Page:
• Published 12th Mar 2019
  • 683 Views, 62 Comments

Return the Night, or no Deposit - totallynotabrony

Detective Fit is stuck on a case involving a spree of anti-lunar graffiti. There are no clues, and Fit is getting desperate. Desperate enough to call the craziest consultant he knows.

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Chapter 6

Researching Dusty Tome took the better part of the day. That was a little difficult to do just by tracking down connections. Still, Fit and Haven, left alone, managed to put their heads together and turn up a few leads.

Being cops, it wasn’t difficult to go down to city hall and gain access to public records. Dusty Tome had a history of a few addresses under her name, a few accounts with utility companies and registrations.

The two of them met at a borrowed table between rows of filing cabinets and started to put the puzzle together.

“We should cross-reference her first address on record,” Fit said. “Maybe that will be the same as her parents.”

“The joys of family research in a country without last names,” Haven said. She waved a piece of paper. “Or, we could just check her birth certificate.”

“That would be much easier,” Fit agreed. “Glad you found it. I got stuck with homes of record and medical notes.”

Haven put down the certificate and they examined it. Tome’s parents were Acerbic Cure and Library Long. The doctor’s name on the certificate was also Acerbic Cure.

Fit frowned and pulled over Tome’s medical records. Her doctor on all of them was, again, Acerbic Cure.

“Safe bet what he does for a living,” Haven remarked. “What do you think about Library Long?”

“I’m going to go out on a limb and guess Dusty Tome might have taken after her mother.”

They divided again and went to search for Tome’s parents. This was easier. Both of them were former Solar Guards. Not surprisingly, Acerbic Cure was a medic and Library Long had worked in the history division.

“What’s the history division about?” Haven wondered as they met again to compare notes. Both of them had also found a few pictures.

Fit shrugged. “The Lunar Guard only has a few decades of history, so we didn’t have a whole division for it.”

He turned over a page. It was a recent tax record for Acerbic Cure, that listed his employer as the Manehattan EUP hospital. Fit wasn’t sure if he should be surprised or not.

Fit studied the notes again, frowning. “So we have Tome seemingly instigating ponies to paint anti-Luna graffiti. We saw her going to the EUP hospital where her father works. Her father is a former Solar Guard and her mother is a former Solar Guard historian. It looks like their family are the ones who want to go back to the old ways, when the Solar Guard was the only guard.”

“Only circumstantial, though,” Haven sighed. “Well, at least we have suspects now.”

Fit was still frowning. “It can’t be this simple, can it?”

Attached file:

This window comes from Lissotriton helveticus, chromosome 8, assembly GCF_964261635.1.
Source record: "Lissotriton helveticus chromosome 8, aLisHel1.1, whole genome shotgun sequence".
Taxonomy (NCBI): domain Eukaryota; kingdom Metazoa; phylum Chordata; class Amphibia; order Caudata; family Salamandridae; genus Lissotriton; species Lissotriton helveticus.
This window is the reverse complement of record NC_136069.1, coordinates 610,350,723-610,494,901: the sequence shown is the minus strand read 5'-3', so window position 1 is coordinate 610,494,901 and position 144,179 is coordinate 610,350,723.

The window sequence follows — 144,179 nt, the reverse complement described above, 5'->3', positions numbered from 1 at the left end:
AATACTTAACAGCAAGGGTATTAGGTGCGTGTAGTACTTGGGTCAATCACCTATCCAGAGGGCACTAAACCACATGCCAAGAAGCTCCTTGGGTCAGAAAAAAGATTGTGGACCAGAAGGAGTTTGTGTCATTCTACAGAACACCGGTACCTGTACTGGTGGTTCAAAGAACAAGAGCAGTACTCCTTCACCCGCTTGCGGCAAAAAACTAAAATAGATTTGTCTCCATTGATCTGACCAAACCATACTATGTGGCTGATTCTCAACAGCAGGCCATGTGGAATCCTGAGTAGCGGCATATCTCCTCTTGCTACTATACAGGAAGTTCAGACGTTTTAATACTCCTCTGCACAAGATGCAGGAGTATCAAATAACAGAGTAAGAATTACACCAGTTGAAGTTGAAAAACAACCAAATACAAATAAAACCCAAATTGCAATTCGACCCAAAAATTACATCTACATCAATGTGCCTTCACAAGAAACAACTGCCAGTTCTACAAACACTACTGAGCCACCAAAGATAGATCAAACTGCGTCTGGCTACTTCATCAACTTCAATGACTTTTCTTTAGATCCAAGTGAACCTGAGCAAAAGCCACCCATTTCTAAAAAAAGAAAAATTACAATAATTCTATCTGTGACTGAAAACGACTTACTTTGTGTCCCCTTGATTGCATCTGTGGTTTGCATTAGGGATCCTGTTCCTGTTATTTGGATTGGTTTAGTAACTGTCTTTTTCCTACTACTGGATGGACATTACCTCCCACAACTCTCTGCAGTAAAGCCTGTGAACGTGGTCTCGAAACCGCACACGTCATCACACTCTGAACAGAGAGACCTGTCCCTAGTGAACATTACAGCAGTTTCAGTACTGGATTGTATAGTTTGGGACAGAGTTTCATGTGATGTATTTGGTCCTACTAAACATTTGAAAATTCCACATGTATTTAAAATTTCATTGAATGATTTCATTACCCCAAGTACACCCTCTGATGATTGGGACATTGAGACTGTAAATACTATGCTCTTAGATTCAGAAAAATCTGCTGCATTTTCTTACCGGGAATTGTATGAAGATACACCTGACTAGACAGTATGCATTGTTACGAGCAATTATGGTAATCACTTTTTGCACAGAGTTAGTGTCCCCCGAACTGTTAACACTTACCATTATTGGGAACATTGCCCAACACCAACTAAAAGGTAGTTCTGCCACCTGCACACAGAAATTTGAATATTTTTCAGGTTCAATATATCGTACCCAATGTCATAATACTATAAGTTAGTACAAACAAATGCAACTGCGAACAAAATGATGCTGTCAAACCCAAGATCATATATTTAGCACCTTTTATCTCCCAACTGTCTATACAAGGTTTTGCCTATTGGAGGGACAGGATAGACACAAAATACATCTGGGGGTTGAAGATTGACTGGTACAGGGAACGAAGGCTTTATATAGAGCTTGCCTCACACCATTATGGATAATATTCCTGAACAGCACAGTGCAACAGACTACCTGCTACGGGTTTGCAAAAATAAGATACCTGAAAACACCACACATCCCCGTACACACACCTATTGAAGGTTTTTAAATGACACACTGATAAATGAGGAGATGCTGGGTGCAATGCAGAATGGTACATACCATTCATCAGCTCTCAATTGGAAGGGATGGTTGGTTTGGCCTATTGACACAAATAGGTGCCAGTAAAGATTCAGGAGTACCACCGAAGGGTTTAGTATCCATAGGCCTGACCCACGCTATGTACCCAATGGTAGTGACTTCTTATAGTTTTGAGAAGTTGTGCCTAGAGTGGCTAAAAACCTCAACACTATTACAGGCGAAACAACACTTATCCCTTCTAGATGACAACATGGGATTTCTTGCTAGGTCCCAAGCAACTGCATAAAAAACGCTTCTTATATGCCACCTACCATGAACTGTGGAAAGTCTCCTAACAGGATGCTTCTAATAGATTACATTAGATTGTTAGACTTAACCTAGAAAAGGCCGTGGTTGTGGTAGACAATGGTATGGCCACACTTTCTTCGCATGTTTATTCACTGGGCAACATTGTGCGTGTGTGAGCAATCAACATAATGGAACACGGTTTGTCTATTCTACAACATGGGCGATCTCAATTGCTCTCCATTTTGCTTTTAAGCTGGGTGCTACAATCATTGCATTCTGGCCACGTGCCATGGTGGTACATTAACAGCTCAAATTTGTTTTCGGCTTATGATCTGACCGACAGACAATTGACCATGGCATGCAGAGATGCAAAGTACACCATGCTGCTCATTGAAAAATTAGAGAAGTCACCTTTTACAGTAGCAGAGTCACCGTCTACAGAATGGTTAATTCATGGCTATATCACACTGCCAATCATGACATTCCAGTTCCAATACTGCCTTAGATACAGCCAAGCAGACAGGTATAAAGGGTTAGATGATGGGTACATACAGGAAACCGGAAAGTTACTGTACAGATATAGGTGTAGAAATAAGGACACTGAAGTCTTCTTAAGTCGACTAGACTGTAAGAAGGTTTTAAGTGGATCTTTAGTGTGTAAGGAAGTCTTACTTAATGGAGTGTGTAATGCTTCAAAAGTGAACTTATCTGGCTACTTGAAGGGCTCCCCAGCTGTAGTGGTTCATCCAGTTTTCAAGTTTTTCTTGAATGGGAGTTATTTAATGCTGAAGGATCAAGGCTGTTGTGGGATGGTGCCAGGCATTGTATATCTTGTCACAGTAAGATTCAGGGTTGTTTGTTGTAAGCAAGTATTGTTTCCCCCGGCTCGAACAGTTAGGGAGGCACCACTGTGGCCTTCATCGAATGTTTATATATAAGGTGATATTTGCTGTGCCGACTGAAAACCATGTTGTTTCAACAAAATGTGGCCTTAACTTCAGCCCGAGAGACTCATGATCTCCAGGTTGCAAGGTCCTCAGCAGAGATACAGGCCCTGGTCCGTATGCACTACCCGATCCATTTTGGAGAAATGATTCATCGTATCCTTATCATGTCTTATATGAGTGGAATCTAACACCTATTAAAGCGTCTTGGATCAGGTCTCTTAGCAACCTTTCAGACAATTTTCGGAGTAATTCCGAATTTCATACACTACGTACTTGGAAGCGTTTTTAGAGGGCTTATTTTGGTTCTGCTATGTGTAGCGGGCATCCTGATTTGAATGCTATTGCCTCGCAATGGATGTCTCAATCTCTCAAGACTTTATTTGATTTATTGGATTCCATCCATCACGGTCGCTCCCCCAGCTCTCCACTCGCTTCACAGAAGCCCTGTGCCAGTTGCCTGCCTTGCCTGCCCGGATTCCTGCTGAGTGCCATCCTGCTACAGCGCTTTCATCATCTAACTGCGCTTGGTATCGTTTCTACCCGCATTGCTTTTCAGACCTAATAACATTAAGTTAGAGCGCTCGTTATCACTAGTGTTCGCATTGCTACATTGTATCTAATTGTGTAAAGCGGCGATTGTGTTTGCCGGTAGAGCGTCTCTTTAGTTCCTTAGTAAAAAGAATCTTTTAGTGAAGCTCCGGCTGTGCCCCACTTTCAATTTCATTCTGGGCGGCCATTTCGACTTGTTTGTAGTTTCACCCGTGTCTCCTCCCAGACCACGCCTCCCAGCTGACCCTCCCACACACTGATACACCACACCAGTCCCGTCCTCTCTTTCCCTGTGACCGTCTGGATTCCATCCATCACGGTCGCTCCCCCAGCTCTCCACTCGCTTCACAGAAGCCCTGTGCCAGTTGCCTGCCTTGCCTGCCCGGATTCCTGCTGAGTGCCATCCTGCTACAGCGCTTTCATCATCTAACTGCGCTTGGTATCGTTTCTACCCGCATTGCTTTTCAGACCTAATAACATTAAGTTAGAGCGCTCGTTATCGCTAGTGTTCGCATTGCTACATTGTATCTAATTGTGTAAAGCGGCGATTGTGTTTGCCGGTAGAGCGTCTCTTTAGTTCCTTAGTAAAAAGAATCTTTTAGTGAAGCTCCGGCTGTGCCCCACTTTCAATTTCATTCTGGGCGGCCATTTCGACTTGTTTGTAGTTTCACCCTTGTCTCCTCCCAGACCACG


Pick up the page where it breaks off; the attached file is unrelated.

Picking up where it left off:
“What do you mean?”

“It’s just...while we don’t have any concrete evidence, it just seems to wrap up too nicely. I can hardly believe one family was behind all this. Mirror said it was a cult.”

Haven shook her head. “We’ve got the perps! We make these arrests and the public will love us! We’ll put this case away for good.”

“But what if it’s a cult?”

Haven rolled her eyes and started to to reply, but Fit held up a hoof. “I’m just saying, if there’s even one other pony involved that we don’t know about, we’ll look bad when the graffitti resumes. It doesn’t hurt to be careful. Not to mention, we still have to gather enough evidence to make a case stick.”

Haven looked at him for a moment, and then nodded. “Alright.” She glanced up at the clock. “We should put all these records back. The ball is tonight.”

Fit nodded and the two of them refilled the filing cabinets that they had scoured.

He made a quick stop at the office to check messages and then headed back to his apartment. Tree Hugger was already there, getting ready for the event. Fit had a quick shower and put on his suit. Tree Hugger wore a purple dress without too many frills. Hoof in hoof, they headed downtown to a fancy hotel where the ballroom had been rented out for the Cop Cavalcade. It was the annual Manehattan police party.

Not surprisingly, security was tight. Fit presented the tickets to the burly door pony and in return he and Tree Hugger were granted passage.

The ballroom was fancy, but looked even better hung with blue and gold streamers. Fit looked around, seeing lots of fellow Manehattan cops, including those from other precincts. Not surprisingly, the conversation was already loud and stood a pretty decent chance of getting more boisterous the longer the evening went on and the more drinks that were poured.

Fit turned in surprise as an unexpected guest approached. He raised his voice over the crowd. “Plowshore, what are you doing here?”

The deputy from the Manehattan County Sheriff's office shook hooves with Fit and Tree Hugger. “I heard they undersold for the size of the venue and needed to expand, so they offered tickets around the city.” He shrugged. “Nice digs, anyway. Good to see you.”

“Who else came?” Fit asked, looking around the crowd.

“There’s a couple of us here. You know Rutabaga, right? I think they also opened it up to the local Guard unit, but I don’t know any of them.”

Plowshore said goodbye and went to mingle elsewhere. Fit turned back to Tree Hugger, sweeping his eyes over the crowd again as he did so. Nosey News was in attendance.

He smiled and came over. “Detective.”

“Who sold a reporter a ticket to a cop party?” Fit asked.

“Sources.” Nosey nodded to him and walked away. Fit followed him with his eyes. He saw Haven coming in the door and waved to her.

She came over and said hello, pausing to trade a quick embrace with Tree Hugger. “You’re both looking good tonight.”

“You’re pretty far out, too,” said Tree Hugger. Haven wore in a red silk dress that complimented her color well.

Haven opened her mouth to reply, but paused, her eyes going to the far side of the room. Fit, instincts well in tune with his partner, followed her gaze.

Acerbic Cure and Library Long were socializing with a group of ponies across the room.